The ancient kingdom of Kashi, or Benares, was founded by Khsatravridha, son of Ayus of the Somavansa dynasty of Pratishthana, and lasted until 1194. The modern Royal House of Benares belongs to an equally ancient Brahmin family belonging of the Bhuinhar clan, and dates back to the year 1000 AD. Their hold over Benares owes its origins to the large landed properties and estates amassed by their ancestor, Mansa Ram, who secured a revenue grant from Emperor Mohammed Shah in the name of his son in 1738. Raja Balwant Singh received the right to collect the revenues from the sarkars of Benares, Jaunpur, Ghazipur and Chunar, together with the title of Raja Bahadur.

Emperor Shah transferred the districts to the HEIC by the Treaty of Benares, following the Battle of Buxar in 1764. However, the Court of Directors in London refused to ratify the treaty and declined the offer of the districts. Instead, they came under the suzerainty of Nawab Wazir of Oudh, with certain guarantees to the Rajas family, by the Treaty of Allahabad in 1765. Although he tried to encroach upon these when the Raja died in 1770, the British authorities stepped in to enforce their guarantee in favour of his son, Raja Chait Singh.

In 1775, the Nawab Wazir having tired of British supervision over the sarkars, transferred these territories to the HEIC. Six years later Warren Hastings removed Chait Singh after he failed to comply with his demands for higher revenue payments and apparently broke the terms of his engagement. Hastings placed the Raja under house arrest pending a personal interview, but he killed his unarmed guards and escaped, gathered his followers and raised an armed rebellion. Defeated in several skirmishes, he fled to Oudh and eventually found his way to Gwalior. The incident figured prominently in the charges brought against Hastings by Burke and others, leading to his impeachment.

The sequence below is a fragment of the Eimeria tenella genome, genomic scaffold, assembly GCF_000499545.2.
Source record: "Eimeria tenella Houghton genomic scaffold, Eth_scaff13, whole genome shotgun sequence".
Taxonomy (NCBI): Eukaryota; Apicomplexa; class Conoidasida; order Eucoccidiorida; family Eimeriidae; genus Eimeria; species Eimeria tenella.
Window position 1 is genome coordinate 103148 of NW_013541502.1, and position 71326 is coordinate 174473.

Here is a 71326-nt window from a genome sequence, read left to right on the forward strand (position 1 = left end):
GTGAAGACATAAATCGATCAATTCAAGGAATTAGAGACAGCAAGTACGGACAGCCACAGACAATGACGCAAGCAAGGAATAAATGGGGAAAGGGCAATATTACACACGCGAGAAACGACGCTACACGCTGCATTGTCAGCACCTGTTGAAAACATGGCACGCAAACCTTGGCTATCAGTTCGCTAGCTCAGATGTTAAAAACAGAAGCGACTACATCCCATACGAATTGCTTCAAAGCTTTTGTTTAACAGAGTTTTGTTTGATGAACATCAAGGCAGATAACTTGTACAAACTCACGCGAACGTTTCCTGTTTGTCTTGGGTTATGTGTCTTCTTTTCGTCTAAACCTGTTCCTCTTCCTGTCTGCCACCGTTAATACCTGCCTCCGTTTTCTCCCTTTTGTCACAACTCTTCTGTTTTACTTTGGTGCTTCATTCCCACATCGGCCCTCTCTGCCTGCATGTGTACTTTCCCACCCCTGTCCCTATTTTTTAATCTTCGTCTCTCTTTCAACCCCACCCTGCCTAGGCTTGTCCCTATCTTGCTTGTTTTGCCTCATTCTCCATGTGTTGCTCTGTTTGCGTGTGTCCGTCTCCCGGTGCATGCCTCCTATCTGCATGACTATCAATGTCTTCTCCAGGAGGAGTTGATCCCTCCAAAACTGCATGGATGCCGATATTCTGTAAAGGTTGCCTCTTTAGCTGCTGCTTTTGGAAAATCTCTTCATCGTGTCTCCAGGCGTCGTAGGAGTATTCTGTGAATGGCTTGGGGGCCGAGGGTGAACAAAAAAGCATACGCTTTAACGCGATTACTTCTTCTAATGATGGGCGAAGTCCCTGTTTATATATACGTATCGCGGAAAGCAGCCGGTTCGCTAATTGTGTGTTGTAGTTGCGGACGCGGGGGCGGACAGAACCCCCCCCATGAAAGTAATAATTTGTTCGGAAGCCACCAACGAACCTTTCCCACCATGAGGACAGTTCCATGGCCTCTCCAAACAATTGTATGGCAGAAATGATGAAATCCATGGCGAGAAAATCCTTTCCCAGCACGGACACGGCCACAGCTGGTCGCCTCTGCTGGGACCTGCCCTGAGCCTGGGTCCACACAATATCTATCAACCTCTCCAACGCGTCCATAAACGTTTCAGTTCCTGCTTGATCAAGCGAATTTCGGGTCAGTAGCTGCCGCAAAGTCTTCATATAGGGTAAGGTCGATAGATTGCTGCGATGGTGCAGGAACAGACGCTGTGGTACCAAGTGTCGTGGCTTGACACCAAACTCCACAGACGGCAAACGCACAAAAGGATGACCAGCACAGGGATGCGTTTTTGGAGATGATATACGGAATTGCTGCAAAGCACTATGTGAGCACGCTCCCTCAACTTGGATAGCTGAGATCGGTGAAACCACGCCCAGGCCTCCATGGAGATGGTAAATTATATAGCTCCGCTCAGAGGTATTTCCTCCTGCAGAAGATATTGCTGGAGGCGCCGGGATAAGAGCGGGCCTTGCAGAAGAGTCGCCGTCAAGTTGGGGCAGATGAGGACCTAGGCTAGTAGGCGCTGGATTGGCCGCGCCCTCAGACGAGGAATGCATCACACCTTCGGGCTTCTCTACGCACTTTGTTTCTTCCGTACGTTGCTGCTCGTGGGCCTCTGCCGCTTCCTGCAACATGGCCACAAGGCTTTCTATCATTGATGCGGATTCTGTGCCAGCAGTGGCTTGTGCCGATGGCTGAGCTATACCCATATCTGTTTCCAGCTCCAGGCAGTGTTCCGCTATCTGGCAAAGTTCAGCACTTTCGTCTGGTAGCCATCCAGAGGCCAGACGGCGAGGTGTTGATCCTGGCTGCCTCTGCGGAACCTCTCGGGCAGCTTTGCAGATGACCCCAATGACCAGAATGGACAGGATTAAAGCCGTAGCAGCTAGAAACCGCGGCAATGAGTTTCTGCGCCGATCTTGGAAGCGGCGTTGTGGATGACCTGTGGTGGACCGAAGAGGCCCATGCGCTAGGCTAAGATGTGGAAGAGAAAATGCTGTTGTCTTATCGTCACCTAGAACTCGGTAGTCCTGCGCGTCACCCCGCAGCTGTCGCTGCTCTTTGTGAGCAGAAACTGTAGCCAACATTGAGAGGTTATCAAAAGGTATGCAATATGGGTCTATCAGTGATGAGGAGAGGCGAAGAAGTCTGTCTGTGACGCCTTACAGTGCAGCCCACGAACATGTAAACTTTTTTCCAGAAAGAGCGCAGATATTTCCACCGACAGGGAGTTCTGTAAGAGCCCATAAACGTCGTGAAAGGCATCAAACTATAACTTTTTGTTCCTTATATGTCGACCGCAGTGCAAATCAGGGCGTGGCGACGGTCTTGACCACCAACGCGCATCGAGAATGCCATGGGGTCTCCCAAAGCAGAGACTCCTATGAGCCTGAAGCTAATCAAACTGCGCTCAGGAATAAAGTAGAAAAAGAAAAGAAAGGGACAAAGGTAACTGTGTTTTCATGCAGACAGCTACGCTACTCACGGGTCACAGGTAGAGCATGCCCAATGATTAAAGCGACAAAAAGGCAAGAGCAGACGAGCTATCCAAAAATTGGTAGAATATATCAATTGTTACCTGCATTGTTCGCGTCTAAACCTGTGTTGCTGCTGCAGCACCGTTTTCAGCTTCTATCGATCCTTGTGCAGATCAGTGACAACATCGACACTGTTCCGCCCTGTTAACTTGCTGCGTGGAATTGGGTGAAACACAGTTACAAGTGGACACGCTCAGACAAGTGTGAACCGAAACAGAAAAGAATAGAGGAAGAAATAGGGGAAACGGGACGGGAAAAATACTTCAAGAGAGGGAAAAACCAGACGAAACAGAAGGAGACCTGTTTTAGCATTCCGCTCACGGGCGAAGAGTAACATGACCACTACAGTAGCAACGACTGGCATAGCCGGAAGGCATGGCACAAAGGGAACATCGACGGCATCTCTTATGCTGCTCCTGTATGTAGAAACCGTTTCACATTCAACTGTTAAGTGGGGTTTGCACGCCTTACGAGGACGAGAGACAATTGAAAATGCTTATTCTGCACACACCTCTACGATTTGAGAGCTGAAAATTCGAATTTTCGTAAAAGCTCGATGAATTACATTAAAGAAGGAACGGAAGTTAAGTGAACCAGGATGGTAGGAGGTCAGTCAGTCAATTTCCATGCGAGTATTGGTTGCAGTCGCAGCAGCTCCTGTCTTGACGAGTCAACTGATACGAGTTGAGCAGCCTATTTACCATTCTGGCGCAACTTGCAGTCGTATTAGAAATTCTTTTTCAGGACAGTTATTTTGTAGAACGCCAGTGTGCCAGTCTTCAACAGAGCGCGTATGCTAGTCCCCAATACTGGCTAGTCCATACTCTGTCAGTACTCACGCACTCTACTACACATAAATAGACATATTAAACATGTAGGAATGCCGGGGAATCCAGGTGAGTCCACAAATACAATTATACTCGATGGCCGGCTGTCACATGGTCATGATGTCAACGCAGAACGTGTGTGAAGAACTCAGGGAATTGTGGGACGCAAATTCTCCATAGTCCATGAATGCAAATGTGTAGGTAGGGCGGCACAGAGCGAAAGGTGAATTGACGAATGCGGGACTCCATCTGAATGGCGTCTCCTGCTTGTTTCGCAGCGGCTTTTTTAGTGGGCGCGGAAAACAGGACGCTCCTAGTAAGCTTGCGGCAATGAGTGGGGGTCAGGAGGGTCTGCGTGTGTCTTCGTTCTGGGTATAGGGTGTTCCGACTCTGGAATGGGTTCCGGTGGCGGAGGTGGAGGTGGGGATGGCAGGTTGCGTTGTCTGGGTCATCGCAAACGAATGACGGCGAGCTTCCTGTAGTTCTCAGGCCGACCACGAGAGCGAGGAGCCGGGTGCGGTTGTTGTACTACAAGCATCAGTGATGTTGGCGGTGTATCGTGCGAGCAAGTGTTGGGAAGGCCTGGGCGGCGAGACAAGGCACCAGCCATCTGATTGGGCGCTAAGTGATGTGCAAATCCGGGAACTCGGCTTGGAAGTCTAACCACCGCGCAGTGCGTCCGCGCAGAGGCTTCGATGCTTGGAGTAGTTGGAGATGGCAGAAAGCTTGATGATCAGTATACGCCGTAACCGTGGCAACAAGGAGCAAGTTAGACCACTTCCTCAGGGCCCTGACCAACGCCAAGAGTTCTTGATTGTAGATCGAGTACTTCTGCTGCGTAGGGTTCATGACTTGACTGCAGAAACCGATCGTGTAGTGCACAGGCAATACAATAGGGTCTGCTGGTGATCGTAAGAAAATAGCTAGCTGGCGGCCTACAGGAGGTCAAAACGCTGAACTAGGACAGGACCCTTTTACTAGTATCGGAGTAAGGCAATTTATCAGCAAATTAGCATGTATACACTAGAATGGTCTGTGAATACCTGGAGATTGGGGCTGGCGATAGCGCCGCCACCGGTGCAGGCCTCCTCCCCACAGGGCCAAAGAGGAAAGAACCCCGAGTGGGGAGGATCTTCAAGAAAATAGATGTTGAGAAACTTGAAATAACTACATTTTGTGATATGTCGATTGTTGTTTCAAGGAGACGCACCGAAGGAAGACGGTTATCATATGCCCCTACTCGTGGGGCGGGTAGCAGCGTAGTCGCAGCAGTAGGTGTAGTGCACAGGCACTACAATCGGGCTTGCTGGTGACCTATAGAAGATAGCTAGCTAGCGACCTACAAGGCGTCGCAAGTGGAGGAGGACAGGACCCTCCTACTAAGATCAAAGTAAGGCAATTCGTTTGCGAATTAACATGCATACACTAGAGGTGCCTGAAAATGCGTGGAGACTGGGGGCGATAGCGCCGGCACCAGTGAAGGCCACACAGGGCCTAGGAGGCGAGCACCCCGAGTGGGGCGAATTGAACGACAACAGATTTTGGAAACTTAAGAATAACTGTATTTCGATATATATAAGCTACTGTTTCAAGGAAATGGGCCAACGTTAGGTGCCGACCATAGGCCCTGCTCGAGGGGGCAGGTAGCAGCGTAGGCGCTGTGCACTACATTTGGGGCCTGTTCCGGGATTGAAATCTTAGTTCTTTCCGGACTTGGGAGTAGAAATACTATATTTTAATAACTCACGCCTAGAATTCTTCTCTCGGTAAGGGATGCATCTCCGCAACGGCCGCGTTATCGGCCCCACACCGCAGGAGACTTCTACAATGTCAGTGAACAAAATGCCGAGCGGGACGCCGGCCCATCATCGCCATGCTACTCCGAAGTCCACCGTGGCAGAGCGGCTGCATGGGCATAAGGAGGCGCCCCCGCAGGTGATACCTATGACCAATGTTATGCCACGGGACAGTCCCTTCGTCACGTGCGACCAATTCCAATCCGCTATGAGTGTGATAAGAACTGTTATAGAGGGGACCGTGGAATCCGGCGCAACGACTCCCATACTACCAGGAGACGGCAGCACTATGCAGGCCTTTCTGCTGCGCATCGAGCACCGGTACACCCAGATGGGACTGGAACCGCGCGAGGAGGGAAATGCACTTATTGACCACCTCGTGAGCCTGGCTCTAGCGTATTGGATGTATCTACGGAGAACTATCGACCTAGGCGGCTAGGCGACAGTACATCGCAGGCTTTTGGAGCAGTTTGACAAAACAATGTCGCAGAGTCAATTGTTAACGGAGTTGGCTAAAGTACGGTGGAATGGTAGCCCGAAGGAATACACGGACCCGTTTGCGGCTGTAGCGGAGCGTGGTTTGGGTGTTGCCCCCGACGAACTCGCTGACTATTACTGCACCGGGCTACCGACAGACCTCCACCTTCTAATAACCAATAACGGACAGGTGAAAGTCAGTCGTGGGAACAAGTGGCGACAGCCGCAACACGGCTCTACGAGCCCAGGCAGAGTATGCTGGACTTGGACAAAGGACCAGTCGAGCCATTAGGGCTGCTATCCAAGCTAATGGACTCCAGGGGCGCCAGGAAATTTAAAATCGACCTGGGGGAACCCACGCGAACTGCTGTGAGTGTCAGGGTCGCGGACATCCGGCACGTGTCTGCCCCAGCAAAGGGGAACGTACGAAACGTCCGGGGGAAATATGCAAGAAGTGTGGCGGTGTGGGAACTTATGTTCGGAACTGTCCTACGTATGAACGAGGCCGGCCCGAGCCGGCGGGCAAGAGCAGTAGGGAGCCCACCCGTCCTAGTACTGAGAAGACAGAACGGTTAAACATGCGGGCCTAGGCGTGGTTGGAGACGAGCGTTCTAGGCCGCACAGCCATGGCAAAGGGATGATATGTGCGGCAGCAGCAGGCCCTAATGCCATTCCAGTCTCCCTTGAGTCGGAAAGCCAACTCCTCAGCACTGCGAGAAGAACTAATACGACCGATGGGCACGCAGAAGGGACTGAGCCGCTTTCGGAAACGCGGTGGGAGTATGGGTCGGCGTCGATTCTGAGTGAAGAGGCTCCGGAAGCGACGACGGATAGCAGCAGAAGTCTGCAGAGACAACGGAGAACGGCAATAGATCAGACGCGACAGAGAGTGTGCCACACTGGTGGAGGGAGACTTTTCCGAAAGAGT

The Governor-General swiftly transferred the estates to Chait Singh's nephew, Raja Mahipat Singh, and concluded a new engagement with him. He proved a less than capable administrator, prompting government intervention leading to the separation of the revenue estates from the Family Domains. The HEIC assumed direct control over the sarkars, placing their administration in the hands of the company's servants. The Raja received the annual surpluses from the revenue raised in those districts, but continued in direct control over the Family Domains only. A plea by his successor for the restoration of the revenue districts led to an extensive enquiry in 1828. Unfortunately for the Raja, the enquiry revealed widespread abuses and mismanagement within the Family Domains. Consequently, the government placed these territories in administration under its own superintendent. This regime continued in place until finally amended by an Act of the legislature in 1881.

Nevertheless, the status and position of the Raja remained unique, something less than that of a ruling prince but greater than a zamindar or landed magnate. The ruling family claimed descent from the god Shiva and benefited greatly in both status and income from pilgrims to the holy places in the City of Benares. The reigning Maharaja had come to inherit the mantle of the ancient Kings of Benares, the Kashi Naresh. Eventually, the Viceroy restored the administration of the Family Domains to the family. In 1911, the parganas of Bhadohi and Keramnagar, Chakia and Ramnagar, together with certain limited rights within the City of Benares, became the newly created princely state of Benares.